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Emphysema – Symptoms, Causes, Treatment, Life Expectancy, Pictures

Updated on February 11, 2014

What is Emphysema?

Emphysema is a chronic disease of the lungs characterized by the inflation of the air sacs in the lungs resulting in breathing difficulties. It is one of the chronic obstructive pulmonary diseases (COPD) since it is a long term and progressive condition in which the airflow during exhaling is hampered or slowed. This is due to the overly inflated alveoli or air sacs which prevent the flow of oxygen from the lungs to the bloodstream. This lung disease is typically caused by smoking or long-term inhalation of dust and industrial pollutants, although other factors could contribute to its development. Emphysema has no cure since damaged airways cannot be made to regenerate. Even so, this type of COPD can be treated and prevented.

Causes of Emphysema

Most cases of emphysema are due to cigarette smoking. The other factors that could contribute to its development are air pollution, alpha-1-antitrypsin deficiency, heredity, respiratory tract problems, and age.

  • Cigarette smoking

Aside from being the most common cause of emphysema, smoking cigarette is also the most dangerous of the factors that cause the disease. Cigarette contains over four thousand hazardous chemicals, most of which are either toxic to the body or carcinogenic. The very toxic cigarette smoke causes irrevocable damage to the lungs when it is inhaled, as well as irritates and inflames the airways resulting in hampered air flow. A significant number of emphysema patients are chain smokers or have a history of smoking heavily.

  • Alpha-1-antitrypsin deficiency

Alpha-1-antitrypsin deficiency is a genetic aberration that may make those who have it at high risk of developing emphysema. Also called alpha-1-antiprotease, alpha-1-antitrypsin, is a substance produced by the body to combat protease or trypsin. Trypsin is a digestive enzyme that aids in food digestion and fighting off toxic materials or bacteria that may harm the body. However, it could pose a danger when it is released in the lungs and no alpha-1-antitrypsin is present to control it. Trypsin will cause damage to the lung tissues similar to that caused by cigarette smoking.

  • Heredity

Though the root cause is still not clear, emphysema is observed to affect close members of a family. It is believed that the way the body reacts to certain air pollutants, irritants and smoke may be hereditary. This could be the reason why family relatives of individuals with emphysema are at high risk of developing the disease as well.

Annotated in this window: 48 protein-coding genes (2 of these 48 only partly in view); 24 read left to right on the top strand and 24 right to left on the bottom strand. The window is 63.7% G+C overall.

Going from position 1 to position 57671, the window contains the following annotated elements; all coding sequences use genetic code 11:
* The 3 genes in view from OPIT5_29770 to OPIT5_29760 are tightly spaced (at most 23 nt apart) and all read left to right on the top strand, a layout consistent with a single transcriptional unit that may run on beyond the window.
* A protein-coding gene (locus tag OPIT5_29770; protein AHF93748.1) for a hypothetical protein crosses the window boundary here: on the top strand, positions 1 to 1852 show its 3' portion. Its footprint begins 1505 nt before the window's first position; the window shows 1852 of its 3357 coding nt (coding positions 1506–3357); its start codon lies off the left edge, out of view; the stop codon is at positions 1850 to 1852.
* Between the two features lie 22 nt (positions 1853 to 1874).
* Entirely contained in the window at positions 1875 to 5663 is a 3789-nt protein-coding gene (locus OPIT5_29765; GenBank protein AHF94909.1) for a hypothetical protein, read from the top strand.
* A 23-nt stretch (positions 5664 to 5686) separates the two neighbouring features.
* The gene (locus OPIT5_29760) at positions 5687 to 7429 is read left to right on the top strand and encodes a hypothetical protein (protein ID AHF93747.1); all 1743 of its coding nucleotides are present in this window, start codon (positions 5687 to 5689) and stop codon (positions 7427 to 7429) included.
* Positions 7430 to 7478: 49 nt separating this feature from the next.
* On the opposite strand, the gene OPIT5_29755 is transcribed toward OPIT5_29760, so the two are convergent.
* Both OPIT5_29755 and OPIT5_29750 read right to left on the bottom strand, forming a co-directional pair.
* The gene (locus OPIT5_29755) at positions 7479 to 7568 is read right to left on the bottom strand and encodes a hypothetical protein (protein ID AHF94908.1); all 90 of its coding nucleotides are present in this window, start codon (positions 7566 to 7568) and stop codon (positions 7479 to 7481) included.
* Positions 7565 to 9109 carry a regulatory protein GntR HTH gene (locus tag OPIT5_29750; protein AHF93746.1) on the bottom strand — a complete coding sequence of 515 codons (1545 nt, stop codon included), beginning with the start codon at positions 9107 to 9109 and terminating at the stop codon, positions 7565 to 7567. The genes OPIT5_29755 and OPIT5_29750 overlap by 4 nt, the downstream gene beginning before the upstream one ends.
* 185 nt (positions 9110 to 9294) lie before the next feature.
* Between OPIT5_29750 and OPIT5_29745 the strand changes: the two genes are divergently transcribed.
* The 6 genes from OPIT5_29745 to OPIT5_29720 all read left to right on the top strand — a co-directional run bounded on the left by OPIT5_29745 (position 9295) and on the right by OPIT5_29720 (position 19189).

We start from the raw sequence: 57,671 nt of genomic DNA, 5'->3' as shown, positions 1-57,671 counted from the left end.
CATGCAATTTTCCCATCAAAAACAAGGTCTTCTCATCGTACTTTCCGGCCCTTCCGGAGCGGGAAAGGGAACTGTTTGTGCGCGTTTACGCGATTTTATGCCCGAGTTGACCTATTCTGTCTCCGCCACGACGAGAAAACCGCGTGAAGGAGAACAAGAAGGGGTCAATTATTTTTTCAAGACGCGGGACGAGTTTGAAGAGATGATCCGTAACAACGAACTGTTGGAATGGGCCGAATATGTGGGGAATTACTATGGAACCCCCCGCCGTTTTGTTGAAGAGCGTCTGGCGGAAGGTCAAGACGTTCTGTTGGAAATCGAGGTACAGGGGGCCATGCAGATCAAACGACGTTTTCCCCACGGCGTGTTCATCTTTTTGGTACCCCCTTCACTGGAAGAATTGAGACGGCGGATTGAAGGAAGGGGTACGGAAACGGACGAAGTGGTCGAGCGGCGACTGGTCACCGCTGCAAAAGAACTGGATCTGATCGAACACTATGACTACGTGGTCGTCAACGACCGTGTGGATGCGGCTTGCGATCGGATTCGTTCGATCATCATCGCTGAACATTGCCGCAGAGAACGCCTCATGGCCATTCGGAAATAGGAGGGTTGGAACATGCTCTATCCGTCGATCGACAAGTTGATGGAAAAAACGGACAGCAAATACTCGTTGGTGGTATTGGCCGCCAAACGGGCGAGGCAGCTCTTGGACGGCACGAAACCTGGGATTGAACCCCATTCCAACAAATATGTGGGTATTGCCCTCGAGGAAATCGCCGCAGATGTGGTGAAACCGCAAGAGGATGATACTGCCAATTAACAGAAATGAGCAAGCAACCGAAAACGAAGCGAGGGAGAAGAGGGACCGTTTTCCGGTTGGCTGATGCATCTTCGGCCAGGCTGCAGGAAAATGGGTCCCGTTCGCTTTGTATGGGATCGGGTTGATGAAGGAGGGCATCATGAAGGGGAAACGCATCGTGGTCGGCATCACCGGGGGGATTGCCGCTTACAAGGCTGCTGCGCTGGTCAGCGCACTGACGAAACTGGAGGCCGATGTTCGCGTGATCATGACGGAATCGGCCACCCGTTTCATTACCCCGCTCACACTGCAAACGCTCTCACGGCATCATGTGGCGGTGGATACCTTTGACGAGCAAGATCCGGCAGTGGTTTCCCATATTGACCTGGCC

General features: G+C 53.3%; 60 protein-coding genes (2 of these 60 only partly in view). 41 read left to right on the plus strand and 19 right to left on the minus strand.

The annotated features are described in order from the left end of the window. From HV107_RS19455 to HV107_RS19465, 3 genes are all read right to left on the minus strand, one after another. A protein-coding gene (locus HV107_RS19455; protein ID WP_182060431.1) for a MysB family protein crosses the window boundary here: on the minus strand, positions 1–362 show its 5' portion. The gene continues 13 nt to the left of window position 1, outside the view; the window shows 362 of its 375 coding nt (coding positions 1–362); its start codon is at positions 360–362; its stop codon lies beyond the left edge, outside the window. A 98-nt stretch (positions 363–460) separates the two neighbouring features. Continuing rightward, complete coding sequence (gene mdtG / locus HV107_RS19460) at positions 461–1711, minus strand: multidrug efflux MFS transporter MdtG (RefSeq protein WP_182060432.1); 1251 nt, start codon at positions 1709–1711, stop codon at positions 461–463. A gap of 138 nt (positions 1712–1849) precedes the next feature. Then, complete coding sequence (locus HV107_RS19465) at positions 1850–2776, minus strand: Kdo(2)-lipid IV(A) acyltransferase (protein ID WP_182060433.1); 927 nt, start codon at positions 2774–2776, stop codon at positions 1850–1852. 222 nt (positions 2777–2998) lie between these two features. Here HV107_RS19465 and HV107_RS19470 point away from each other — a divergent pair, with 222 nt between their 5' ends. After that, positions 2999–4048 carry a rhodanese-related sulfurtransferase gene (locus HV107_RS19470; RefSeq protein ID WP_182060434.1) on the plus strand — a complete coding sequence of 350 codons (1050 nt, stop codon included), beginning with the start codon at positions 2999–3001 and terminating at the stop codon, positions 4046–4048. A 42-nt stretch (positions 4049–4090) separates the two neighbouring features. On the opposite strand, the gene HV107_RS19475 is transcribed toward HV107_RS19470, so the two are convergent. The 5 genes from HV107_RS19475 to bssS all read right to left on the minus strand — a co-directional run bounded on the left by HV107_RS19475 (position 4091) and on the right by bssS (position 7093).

• Air pollution

Toxic pollutants in the air including industrial pollutants as well as second hand smoke can increase the chance of emphysema, especially for smokers. These pollutants have the same result as smoking- they cause inflammation and eventual damage of tissues in the lungs.

  • Respiratory tract problems

Problems involving the respiratory system could add to the risk of this type of COPD. Bronchial asthma and infections of the respiratory tract may aid or worsen emphysema since they contribute to the destruction of the lung tissues.

  • Age

As an individual gets older, his or her lungs get weaker affecting optimum functioning. Since more and more lung tissues deteriorate with age, the chances of developing emphysema in turn become higher.

Symptoms of Emphysema

Emphysema is long term and progressive, which means it starts slowly and shows mild symptoms that eventually become severe. Some of the signs of the disease include:

  • shortness of breath with exertion which turns to constant breathlessness

  • chronic coughing

  • wheezing

  • poor appetite and weight loss

  • fatigue

  • chest tightness

  • hyper-expanded chest or barrel chest

  • pursed lip breathing to forcefully empty trapped air from the airways

  • cyanosis attributed to the lack of oxygen

  • respiratory and lung infections

  • pneumothorax

Diagnosis and Treatment of Emphysema

Emphysema can be diagnosed with a combination of physical examination, review of the patient's medical history, blood tests, CT scan or x-ray, and lung function tests.

The symptoms of emphysema are caused by the damage the lungs have sustained. To treat emphysema, it is vital to stop further destruction of the lung tissues. It is imperative to avoid exposure to the factors that caused the disease in the first place. For cigarette smoking-induced cases, it is crucial to stop smoking. Treatment methods that could help in improving the condition include the use of bronchodilators, antibiotics, corticosteroids, oxygen therapy, and lung and pneumothorax surgeries, if needed. For emphysema due to alpha-1-antitrypsin deficiency, the use of purified human alpha-1-antitrypsin could be recommended. Immunizations against some of the common respiratory infections as well as exercise will help in preventing the condition from worsening.

Prognosis and Life Expectancy

Emphysema is typically diagnosed when it is already stage 2 or 3, which means the outlook is not good. Five years is the average life expectancy after diagnosis. But this could be reduced to as short as 2 years if smoking is not stopped or if treatment is delayed. The following is the life expectancy based on how advanced the disease is:-

  • Stage 1- normal life expectancy if smoking is stopped.

  • Stage 2, 3 – five year average with intensive treatment.

  • Stage 4 – prognosis is poor even with intensive treatment.


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